BIGEAST: Orange hang on to top UConn, advance to Big East championship game
NEW YORK – Gerry McNamara sat in his locker room stall just a week ago and made some decisions. He decided that he didn’t like being embarrassed, the very thing that Connecticut had just done to him and his Syracuse men’s basketball teammates.
The Huskies won in a blowout, a thrashing that was becoming commonplace to the rivalry. McNamara decided it was not going to happen again. And he decided to use the sting of the loss not as a reason to pout, but as motivation.
‘It was good for us to get that out of systems, to get waxed and embarrassed like that,’ he said. ‘Now, we’re a different team.’
Last night, they certainly were.
Syracuse finally solved Connecticut last night in a Big East tournament semifinal at Madison Square Garden, holding off a desperate Husky rally after building a lead using suffocating defense to win, 67-63. The Orange advanced to the championship game tonight at 8 against West Virginia, where it will play for its first Big East title since 1992.
‘We showed that we can play with anybody in the country, play with the elite teams,’ SU forward Hakim Warrick said. ‘Tonight, we showed we can beat them. Especially on a big stage like this, just less than two weeks after them blowing us out, to come back and respond like this says a lot about our team.’
In a meeting of the last two national champions, Syracuse stifled UConn with its 2-3 zone, playing aggressive and impenetrable defense. That zone looked a lot like the confounding, trapping beast that served as the vehicle for SU’s championship run two seasons ago.
Every UConn outside shot was challenged.
Every interior passed had to navigate a maze of Orange arms.
Every time a Husky forward found himself with the ball inside, the Orange’s zone collapsed, leaving the ball handler one option, a kick out to a waiting guard, a pass that time and again Orange guards anticipated and deflected out of harms way.
The result was a 19-point first half for UConn, the Huskies lowest scoring half this season. It was also the fewest points SU has allowed all season in one half, and the fewest the Orange has ever allowed in the Big East tournament. SU held the Huskies to 24 percent shooting in the first half.
‘Our defense was the best it’s been all year in the first half,’ SU head coach Jim Boeheim said. ‘Our defense was tremendous tonight. We were just a little more aggressive, we trapped a little harder.’
The defensive effort was made possible by a concerted effort on SU’s part to play physical. The Orange had been battered by UConn in its previous two losses, and Pittsburgh also bullied SU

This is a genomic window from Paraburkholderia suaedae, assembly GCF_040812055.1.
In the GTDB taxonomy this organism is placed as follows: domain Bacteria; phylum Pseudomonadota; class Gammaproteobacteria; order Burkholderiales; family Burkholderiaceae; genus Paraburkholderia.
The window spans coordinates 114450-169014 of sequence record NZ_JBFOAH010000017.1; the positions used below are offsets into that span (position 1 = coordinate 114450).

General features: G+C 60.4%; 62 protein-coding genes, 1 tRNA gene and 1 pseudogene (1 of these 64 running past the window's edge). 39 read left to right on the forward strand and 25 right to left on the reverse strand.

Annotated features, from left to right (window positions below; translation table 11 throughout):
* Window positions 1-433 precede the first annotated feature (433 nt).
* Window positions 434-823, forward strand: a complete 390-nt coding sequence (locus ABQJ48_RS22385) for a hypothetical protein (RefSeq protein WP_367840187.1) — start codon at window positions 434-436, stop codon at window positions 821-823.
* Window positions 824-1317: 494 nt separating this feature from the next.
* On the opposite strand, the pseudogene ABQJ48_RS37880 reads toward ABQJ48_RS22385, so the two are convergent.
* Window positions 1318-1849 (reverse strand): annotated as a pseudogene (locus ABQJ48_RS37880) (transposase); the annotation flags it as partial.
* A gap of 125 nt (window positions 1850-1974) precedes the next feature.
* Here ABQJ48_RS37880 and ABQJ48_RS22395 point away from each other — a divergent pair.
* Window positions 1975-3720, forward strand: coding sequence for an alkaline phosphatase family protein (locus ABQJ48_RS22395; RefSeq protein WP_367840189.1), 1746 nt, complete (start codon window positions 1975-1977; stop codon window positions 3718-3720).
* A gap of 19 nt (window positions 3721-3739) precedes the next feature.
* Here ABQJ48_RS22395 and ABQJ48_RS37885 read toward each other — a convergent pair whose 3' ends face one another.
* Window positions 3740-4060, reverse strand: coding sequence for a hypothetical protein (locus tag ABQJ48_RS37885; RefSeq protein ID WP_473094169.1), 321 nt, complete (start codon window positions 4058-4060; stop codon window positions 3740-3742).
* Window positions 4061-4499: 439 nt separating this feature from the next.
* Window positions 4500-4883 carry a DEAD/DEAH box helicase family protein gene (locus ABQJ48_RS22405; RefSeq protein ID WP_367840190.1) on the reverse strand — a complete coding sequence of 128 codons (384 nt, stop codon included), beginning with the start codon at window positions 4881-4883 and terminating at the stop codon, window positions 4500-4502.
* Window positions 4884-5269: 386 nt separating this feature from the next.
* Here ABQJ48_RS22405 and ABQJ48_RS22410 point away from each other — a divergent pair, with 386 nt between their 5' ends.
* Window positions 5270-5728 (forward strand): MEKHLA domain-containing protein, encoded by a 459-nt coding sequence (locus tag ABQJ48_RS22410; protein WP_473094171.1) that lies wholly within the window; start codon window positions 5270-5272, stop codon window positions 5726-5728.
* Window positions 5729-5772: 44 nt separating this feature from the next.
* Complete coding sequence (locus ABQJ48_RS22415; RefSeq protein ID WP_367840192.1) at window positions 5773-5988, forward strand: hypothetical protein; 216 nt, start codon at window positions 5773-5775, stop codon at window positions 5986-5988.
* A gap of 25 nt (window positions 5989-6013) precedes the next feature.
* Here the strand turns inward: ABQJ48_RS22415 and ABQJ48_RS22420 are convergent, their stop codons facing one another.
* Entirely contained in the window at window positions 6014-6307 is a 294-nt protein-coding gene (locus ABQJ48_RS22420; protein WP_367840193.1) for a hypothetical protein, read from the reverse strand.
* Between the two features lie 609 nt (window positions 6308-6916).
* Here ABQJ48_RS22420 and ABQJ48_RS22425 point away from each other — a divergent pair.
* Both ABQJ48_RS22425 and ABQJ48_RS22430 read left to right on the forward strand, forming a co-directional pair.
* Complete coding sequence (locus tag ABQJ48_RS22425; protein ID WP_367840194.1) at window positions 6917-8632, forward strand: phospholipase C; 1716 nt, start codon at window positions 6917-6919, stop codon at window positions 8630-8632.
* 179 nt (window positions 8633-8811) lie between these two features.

Last night, the Orange decided enough was enough. It outrebounded the Huskies 33-24 in the first half and grabbed 50 total boards in a game that saw 38 total fouls.
‘Coming in, I guess the rap is out that you can go and play physical with us,’ Warrick said. ‘But we’re not going to back down from anybody. And we definitely didn’t do it tonight. We showed tonight we can go out there and play with physical teams. When they push, you push back.’
The usual suspects delivered on offense for Syracuse, with Hakim Warrick scoring 26 points to go with 10 rebounds and Gerry McNamara chipping in with 15 points.
While Warrick’s performance was just another in a string of huge games, McNamara cleared an important mental hurdle – he played as he is capable of against UConn.
If he’s Achilles, the Huskies have served as Paris’ arrow in recent seasons. McNamara entered the game having shot 8 for 34 against UConn this season, averaging 10.5 points in the two games.
In those losses, ill-advised shots characterized McNamara’s performance. That stuck out this week in extra film sessions with assistant coach Mike Hopkins.
‘One of the things we really thought we did a good job against Rutgers was patience,’ McNamara said. ‘They’re holding and grabbing me off screens, and they’re not calling it. So I decided to play within the game. I’m pleased with the way I played. I didn’t force much.’
So McNamara and his teammates exercised their demons against the one foe that’s given them the most trouble for three seasons, the perfect way to build momentum on the way to the NCAA Tournament.
That dream almost turned to disaster.
After SU expanded its lead to 48-27 with 12:46 remaining, UConn began a rally that nearly ruined one of SU’s finest performances this season. Led by Charlie Villanueva, who scored a team-high 18, the Huskies went on a 22-7 run, culminating with a Rashad Anderson 3-pointer, which made the score 55-49 with 2:13 left.
The game was nip-and-tuck from there, but the Orange never let UConn come closer than five points until the buzzer. Louie McCroskey, a 49 percent free-throw shooter, sealed the game with two foul shots to make the score 66-59 with 22.3 seconds left.
‘The game just got crazy,’ Boeheim said.
‘I’m glad we didn’t end up winning by 20,’ McNamara said. ‘I’m glad it came down to the end, having to make free throws. I think that was good for us, having to finish a game out going into the tournament.’
But first, the Orange has one more game, the missing jewel in a triple crown for SU’s elder statesmen. Since the core of this team has been at Syracuse, they’ve won a national championship and seen their coach win his 700th game. The only thing missing is a Big East championship.
Now, they have a chance to remedy that.
‘This is probably the only thing I haven’t won,’ Pace said. ‘This is where we want to be. We want to win a Big East Championship and go into the tournament on a good note.’
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